This squid-like drone is an underwater bomb designed to attack warships, either alone on in a swarm
The device, named the Sea Hunting Autonomous Reconnaissance Drone (SHARD), is being marketed by the Australian arms manufacturer DefendTex
An underwater drone which moves like a squid and can explode on command was one of the stranger weapons on display at a massive arms fair in London this week.
The device, named the Sea Hunting Autonomous Reconnaissance Drone (SHARD), is being marketed by the Australian arms manufacturer DefendTex.
It was one of many exhibits at the Defence & Security Equipment International (DSEI) show, which is running this week in east London's Docklands.
One was on display bobbing up and down in a tank, moving with its tentacle-like legs. Here is a video:
— Bill Bostock (@billbostockUK) September 10, 2019
DefendTex staff told Business Insider that the drones are meant to float unassumingly in the sea, and are purposefully designed to look like squid as a type of camouflage.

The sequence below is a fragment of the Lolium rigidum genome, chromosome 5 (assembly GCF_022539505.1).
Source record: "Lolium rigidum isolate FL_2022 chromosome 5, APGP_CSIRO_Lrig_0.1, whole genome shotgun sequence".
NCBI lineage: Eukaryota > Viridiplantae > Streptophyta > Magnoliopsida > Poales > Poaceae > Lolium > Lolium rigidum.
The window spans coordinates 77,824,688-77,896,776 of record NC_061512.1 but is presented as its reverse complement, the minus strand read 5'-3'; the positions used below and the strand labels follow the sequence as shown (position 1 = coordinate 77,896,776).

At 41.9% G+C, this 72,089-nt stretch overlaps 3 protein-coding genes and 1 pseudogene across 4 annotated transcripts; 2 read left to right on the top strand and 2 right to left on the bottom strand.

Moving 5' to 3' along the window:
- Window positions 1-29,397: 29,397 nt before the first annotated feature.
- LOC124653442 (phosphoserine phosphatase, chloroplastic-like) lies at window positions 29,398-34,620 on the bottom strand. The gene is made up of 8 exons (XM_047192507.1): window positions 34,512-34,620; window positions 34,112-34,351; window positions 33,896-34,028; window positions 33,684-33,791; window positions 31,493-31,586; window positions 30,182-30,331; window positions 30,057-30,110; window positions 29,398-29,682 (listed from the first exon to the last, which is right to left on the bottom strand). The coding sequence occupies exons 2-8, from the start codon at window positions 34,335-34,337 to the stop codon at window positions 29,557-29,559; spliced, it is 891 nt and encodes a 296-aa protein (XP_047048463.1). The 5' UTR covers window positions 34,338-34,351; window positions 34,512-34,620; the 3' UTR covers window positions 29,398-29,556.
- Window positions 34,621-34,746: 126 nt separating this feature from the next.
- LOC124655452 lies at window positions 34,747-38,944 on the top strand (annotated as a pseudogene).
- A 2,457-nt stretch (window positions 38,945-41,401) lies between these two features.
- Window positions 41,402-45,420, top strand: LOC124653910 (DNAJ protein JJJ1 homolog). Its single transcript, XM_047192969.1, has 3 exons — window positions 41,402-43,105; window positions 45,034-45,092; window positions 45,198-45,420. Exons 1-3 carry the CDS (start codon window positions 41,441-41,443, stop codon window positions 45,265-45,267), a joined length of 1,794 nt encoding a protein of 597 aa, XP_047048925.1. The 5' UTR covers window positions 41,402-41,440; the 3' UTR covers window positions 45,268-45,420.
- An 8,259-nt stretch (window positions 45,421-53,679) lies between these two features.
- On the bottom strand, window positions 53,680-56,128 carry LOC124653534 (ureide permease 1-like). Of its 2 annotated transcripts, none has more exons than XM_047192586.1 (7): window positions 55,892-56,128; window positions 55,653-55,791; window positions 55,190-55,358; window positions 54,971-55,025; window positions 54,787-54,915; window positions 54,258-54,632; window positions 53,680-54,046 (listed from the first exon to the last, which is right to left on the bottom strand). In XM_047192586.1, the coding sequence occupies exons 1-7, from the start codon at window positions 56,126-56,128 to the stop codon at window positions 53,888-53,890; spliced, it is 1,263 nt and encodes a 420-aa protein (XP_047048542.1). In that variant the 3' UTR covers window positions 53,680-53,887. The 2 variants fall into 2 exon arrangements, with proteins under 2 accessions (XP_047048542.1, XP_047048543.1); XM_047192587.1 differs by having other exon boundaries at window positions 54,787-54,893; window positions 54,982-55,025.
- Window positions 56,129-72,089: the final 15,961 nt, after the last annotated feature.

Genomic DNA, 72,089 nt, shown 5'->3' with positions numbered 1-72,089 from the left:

The drones are meant to attach themselves to passing enemy vessels. They can then be detonated remotely by their operators. Each one can act by itself or as a swarm with others.
(Business Insider/Bill Bostock)
DefendTex said the drones swim using a motor, and can recharge by sinking to the ocean floor, attaching themselves to rocks, and allowing ocean currents to rotate and internal motor which charges the battery.
The drones are meant to be used in Anti-Submarine Warfare missions or Intelligence, Surveillance and Reconnaissance missions, according to DefendTex.
The project is still in development, and is not yet on sale.
DSEI is the UK's largest arms fair, attracting representatives from the world's 50 largest militaries, who come to view the latest defense and intelligence technology.
Over 1,600 manufacturers attend the event, which in 2019 is at London's ExCel center.
Read more from Business Insider:
- The U.S. Navy's oldest nuclear-powered attack sub just finished its final deployment after sailing around the world
- The Air Force is investigating how a bunch of white phosphorus rockets ended up all over a road in Arizona
- F-35s and F-15s just obliterated an entire Iraqi island to root out ISIS fighters
- The U.S. Army is thinking real hard about getting rid of the boats that take troops and tanks into battle
- Met the first 2 sisters to ever become generals in the Army's 244-year history